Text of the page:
The California Department of Fish and Wildlife (CDFW) has announced that the finishing touches have been crafted on a deal to preserve 7,000 acres of land in the Mojave Desert as mitigation for the Ivanpah Solar Electric Generating System near the Mojave National Preserve. But not everyone's happy with that.
Both Germany and California set solar power production records this week, but it hardly seems fair to Germany to mention California's milestone in the same paragraph. During mid-day on Monday, the central European nation's millions of solar panels put an estimated 22.68 gigawatts of power into the German grid. Let's end this paragraph here.
The Bureau of Land Management (BLM) and the U.S. Fish and Wildlife Service (FWS) have been sued over the recently-approved Searchlight Wind Project in southern Nevada, with plaintiffs charging that the federal government conducted an inadequate review of the project's likely effects on desert wildlife. The project, which would generate a maximum of 200 megawatts of electrical power, would place 87 turbines on almost 19,000 acres of public lands within view of the Mojave National Preserve and the Lake Mead National Recreation Area.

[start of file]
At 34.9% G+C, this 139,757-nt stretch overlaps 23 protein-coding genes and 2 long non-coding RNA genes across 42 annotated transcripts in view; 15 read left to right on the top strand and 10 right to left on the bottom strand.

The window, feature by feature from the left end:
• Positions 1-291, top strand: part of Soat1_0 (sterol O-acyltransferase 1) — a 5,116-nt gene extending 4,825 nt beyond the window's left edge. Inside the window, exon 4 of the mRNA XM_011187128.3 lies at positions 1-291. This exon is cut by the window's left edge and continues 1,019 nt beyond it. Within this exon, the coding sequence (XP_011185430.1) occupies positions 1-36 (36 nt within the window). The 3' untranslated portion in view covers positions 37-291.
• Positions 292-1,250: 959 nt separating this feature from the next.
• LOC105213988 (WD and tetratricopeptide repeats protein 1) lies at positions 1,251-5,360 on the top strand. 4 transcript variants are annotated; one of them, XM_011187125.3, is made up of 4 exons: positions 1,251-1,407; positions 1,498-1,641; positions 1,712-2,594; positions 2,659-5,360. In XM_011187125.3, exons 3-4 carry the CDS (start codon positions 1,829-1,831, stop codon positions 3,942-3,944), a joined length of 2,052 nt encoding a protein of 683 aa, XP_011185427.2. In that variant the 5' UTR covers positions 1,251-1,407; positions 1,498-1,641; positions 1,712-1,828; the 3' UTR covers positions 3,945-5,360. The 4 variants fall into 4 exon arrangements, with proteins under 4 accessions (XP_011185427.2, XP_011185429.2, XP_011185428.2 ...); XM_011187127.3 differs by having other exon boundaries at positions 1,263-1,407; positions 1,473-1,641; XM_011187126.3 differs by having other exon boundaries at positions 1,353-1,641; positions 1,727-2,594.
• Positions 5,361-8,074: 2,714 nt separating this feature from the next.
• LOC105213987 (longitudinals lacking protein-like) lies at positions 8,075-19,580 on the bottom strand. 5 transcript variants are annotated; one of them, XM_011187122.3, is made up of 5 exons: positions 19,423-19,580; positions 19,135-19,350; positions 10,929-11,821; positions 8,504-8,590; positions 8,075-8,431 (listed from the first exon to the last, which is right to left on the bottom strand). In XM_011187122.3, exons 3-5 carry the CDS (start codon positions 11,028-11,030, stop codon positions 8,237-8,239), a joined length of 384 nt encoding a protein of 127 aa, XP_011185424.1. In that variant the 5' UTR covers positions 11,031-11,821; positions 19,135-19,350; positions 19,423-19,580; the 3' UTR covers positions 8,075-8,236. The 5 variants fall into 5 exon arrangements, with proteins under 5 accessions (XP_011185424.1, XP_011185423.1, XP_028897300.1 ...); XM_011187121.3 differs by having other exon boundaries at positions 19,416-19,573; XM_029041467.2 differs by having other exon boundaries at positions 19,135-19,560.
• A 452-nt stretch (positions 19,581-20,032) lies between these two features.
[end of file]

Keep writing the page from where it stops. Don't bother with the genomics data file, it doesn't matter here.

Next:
Builders of some of the largest wind power installations have come up against a problem: with more than 50 or 100 turbines in a facility, the effect of the upwind turbines on wind speed farther downwind becomes harder and harder to predict. According to an article in Wednesday's MIT Technology Review, wind facility developers wanting to install several hundred turbines at a go may be faced with disappointing power output unless our computer models get a lot better.
We got pretty excited here at ReWire the last time we heard some news about supercapacitors out of UCLA, and so did you -- almost 20,000 Facebook users "liked" our report on a breakthrough in using graphene to store electrical power.
This week, another UCLA team reports it may have found a way to address a persistent problem with supercapacitors: limitations on their effective size.